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    As the world's towers turn

    The world's towers stop off in Seattle to discuss the role of tech and storytelling in the adrenaline tourism game. Come on up!
    The Bhurj Khalifa tower in Dubai

    The Bhurj Khalifa tower in Dubai Flickr user chusico

    The Space Needle was built for the 1962 World's Fair, but it remains a symbol of the modern city.

    The Space Needle was built for the 1962 World's Fair, but it remains a symbol of the modern city. Chethan Shankar

    It used to be that towers were built for the view, a statement of power or a place to put broadcast antennae. Still true, but now the world's tall towers are becoming multi-use entertainment zones — high tech theme parks topping hotels, condos, offices, retail developments, event spaces, even transit hubs. They're playing a revitalized role in this age of urbanization.

    They're even organized. Take for example the World Federation of Great Towers, an international organization representing tall spires from the Eiffel Tower and Space Needle to the Empire State Building and the new Burj Khalifa in Dubai, at over 2,700 feet the tallest building in the world. There are 39 towers in the organization, and representatives from 29 — hailing from China, Germany, the U.S., France, Egypt, Canada, Austria, Australia, Malaysia, Korea, The Czech Republic, Britain, Japan and Slovakia — met recently in Seattle for their annual conference. Location and host? The Space Needle, of course. The international delegation communicated with the help of simultaneous translations in English, French and Mandarin.

    Towers have been around since the days of Babel. They have been used to broadcast messages and provide views, and they've long been architectural and engineering showcases — a demonstration of urban technological prowess. For cities, they are often potent symbols, even if local residents don't use them very much (only 5 percent of the Eiffel Tower's six to seven million visitors per year are from greater Paris). Urbanites love them for their symbolism, but avoid the crowds.

    The Eiffel Tower set the mold for modern towers. The Empire State Building expanded that as a modern skyscraper that was also a tourist attraction (it was supposed to host docking zeppelins too, but that didn't work out). The Space Needle added the idea of revolving restaurants, which have flourished across the globe since its birth in 1962. But towers are not static. Just like the cities they sprout from, they are dynamic; more so than they might look.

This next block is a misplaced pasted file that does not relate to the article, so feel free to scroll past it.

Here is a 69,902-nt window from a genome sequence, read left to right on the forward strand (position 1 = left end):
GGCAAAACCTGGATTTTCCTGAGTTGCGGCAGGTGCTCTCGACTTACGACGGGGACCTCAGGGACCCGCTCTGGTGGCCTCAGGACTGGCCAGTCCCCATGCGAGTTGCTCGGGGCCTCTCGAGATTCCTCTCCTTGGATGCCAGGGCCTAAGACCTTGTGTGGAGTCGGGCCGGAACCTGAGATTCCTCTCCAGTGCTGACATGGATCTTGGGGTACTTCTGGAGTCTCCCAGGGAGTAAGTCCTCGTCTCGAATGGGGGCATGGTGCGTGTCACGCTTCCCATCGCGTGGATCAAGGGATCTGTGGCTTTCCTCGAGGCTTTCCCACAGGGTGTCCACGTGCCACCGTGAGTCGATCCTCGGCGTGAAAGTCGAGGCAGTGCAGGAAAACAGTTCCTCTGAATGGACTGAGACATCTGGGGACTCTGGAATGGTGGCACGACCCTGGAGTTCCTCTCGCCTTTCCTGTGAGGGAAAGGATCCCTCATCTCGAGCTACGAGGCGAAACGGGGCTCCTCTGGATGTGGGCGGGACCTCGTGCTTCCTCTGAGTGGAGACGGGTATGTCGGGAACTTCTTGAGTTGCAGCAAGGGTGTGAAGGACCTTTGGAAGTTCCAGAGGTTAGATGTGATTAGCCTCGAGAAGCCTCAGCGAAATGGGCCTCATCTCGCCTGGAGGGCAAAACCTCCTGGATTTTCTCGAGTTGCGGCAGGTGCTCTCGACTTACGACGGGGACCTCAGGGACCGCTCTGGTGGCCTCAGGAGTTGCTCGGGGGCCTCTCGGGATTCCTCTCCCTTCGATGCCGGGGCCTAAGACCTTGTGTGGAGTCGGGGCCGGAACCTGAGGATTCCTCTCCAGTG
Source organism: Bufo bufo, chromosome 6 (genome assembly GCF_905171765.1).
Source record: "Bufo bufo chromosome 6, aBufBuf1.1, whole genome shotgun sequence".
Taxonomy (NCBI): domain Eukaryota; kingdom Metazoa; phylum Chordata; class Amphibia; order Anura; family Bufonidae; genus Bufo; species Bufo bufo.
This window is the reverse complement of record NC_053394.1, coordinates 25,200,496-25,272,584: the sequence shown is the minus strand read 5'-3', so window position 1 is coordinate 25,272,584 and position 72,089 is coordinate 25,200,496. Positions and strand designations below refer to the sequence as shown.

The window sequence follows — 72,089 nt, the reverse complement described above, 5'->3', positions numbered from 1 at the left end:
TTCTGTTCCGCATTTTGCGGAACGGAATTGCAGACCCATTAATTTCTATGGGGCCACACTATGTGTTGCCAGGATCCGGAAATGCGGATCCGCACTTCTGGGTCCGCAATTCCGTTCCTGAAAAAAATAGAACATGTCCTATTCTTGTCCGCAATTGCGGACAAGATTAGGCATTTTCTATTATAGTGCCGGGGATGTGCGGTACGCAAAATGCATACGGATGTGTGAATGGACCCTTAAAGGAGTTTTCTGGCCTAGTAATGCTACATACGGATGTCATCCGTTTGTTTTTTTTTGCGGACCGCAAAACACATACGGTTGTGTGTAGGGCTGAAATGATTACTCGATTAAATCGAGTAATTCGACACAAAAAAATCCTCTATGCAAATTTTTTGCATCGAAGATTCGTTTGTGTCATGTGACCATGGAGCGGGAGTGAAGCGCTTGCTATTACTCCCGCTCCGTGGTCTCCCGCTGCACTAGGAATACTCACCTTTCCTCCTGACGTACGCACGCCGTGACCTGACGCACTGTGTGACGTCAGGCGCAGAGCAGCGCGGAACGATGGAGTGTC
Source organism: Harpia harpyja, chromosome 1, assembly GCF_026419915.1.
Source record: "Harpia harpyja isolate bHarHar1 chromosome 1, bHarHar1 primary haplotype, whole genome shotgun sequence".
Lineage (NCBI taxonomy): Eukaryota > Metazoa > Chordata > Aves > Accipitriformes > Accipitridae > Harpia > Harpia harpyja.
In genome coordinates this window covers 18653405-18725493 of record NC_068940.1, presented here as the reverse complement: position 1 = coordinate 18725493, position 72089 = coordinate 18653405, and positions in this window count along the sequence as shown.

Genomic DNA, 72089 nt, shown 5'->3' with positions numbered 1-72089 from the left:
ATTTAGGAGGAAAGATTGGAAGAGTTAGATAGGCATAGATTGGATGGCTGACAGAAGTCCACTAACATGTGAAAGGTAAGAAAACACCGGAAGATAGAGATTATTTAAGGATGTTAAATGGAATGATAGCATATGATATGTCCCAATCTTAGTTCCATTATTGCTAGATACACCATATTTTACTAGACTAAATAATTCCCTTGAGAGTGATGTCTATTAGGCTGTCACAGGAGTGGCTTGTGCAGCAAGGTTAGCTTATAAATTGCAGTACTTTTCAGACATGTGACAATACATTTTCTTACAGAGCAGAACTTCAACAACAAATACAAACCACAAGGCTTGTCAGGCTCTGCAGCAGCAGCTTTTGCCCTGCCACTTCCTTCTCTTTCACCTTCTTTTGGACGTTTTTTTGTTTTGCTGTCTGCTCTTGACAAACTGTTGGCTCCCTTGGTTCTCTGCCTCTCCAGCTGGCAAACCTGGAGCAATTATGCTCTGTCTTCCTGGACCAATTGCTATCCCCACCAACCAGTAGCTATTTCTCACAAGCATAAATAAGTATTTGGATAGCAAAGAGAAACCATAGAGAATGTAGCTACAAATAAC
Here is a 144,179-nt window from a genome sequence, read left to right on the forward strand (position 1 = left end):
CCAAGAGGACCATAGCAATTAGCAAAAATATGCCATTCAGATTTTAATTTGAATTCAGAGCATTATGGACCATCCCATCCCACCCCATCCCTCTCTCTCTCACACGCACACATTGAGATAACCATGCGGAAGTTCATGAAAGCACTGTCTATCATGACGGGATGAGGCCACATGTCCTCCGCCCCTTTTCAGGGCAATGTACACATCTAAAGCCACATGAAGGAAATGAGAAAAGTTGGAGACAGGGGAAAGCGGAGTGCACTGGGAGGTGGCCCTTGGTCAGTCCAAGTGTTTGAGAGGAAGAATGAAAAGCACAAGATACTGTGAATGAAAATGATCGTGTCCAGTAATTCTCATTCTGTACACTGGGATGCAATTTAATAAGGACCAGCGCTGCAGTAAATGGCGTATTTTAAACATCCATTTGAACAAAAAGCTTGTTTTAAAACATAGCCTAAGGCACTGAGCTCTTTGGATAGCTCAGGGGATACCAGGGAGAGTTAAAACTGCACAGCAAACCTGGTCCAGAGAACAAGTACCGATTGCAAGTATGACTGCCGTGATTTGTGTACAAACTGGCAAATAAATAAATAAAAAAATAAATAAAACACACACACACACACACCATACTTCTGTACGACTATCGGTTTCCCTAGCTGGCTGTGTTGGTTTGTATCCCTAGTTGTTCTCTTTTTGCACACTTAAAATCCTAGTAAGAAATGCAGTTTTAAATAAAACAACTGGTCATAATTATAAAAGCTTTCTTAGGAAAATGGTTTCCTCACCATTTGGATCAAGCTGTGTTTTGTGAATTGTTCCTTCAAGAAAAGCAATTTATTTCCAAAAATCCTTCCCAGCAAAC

For one thing, there's something of a tower boom going on. Every emerging city seems to want one, especially in Asia. Of the top 30 freestanding towers in the world, 12 are in China or Hong Kong and one is in Taiwan. All were built since 1990, and eight of them put up since 2004. Canton, Beijing, Shanghai, Sichuan, Macau, Harbin — everybody's doing it. Restaurants, broadcast and telecommunications, tourism are staple functions. The fact is people love to go up and get a bird's-eye view of any city they're visiting; it's a way of seeing cities in context, and as a whole. From the ground Seoul is a large modern megalopolis with little apparent charm, but from the top of the N Seoul Tower, itself on top of a high hill, you can see a city that sprawls, yes, but is interrupted by an archipelago of beautiful green islands. The view brings beauty, sanity and a nice breeze, mitigating what can be an otherwise intense experience of the concrete jungle.

    But new towers seem to be gaining in ambition as technology and design permit traditional skyscrapers to take on the shape of spires, sails and other lofty forms. Take the Burj Khalifa, the tall, pyramidal spire in Dubai, United Arab Emirates. It has been described as a "vertical city" and is more than half a mile high at 160 stories (in contrast, Seattle's Columbia Tower is only 76).